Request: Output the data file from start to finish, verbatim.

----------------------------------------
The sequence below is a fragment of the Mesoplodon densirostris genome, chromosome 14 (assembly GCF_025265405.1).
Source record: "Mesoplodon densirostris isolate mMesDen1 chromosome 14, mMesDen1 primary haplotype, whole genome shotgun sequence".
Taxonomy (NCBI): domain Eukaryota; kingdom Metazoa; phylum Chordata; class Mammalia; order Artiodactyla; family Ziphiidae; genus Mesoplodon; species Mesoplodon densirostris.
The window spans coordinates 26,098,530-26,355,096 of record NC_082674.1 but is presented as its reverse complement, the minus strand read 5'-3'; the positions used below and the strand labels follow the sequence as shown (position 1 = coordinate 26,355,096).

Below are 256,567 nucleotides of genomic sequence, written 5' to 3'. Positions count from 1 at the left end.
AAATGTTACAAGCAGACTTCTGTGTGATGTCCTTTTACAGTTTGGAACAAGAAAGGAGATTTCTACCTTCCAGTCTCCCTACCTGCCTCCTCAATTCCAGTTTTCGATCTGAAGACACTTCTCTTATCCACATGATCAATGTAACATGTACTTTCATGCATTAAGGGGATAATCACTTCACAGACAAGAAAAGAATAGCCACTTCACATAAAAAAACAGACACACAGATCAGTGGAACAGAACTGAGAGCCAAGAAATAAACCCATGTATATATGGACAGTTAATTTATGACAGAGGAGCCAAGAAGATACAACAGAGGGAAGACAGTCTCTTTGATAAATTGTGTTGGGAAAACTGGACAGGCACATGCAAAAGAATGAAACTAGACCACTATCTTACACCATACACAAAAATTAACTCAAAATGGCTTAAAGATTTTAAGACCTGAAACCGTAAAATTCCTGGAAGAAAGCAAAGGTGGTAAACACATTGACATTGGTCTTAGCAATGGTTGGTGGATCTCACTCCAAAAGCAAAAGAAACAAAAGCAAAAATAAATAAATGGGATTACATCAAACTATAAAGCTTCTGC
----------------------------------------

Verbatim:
The sequence below is a fragment of the Mesoplodon densirostris genome, chromosome 14 (assembly GCF_025265405.1).
Source record: "Mesoplodon densirostris isolate mMesDen1 chromosome 14, mMesDen1 primary haplotype, whole genome shotgun sequence".
Taxonomy (NCBI): domain Eukaryota; kingdom Metazoa; phylum Chordata; class Mammalia; order Artiodactyla; family Ziphiidae; genus Mesoplodon; species Mesoplodon densirostris.
The window spans coordinates 26,098,530-26,355,096 of record NC_082674.1 but is presented as its reverse complement, the minus strand read 5'-3'; the positions used below and the strand labels follow the sequence as shown (position 1 = coordinate 26,355,096).

Below are 256,567 nucleotides of genomic sequence, written 5' to 3'. Positions count from 1 at the left end.
AAATGTTACAAGCAGACTTCTGTGTGATGTCCTTTTACAGTTTGGAACAAGAAAGGAGATTTCTACCTTCCAGTCTCCCTACCTGCCTCCTCAATTCCAGTTTTCGATCTGAAGACACTTCTCTTATCCACATGATCAATGTAACATGTACTTTCATGCATTAAGGGGATAATCACTTCACAGACAAGAAAAGAATAGCCACTTCACATAAAAAAACAGACACACAGATCAGTGGAACAGAACTGAGAGCCAAGAAATAAACCCATGTATATATGGACAGTTAATTTATGACAGAGGAGCCAAGAAGATACAACAGAGGGAAGACAGTCTCTTTGATAAATTGTGTTGGGAAAACTGGACAGGCACATGCAAAAGAATGAAACTAGACCACTATCTTACACCATACACAAAAATTAACTCAAAATGGCTTAAAGATTTTAAGACCTGAAACCGTAAAATTCCTGGAAGAAAGCAAAGGTGGTAAACACATTGACATTGGTCTTAGCAATGGTTGGTGGATCTCACTCCAAAAGCAAAAGAAACAAAAGCAAAAATAAATAAATGGGATTACATCAAACTATAAAGCTTCTGC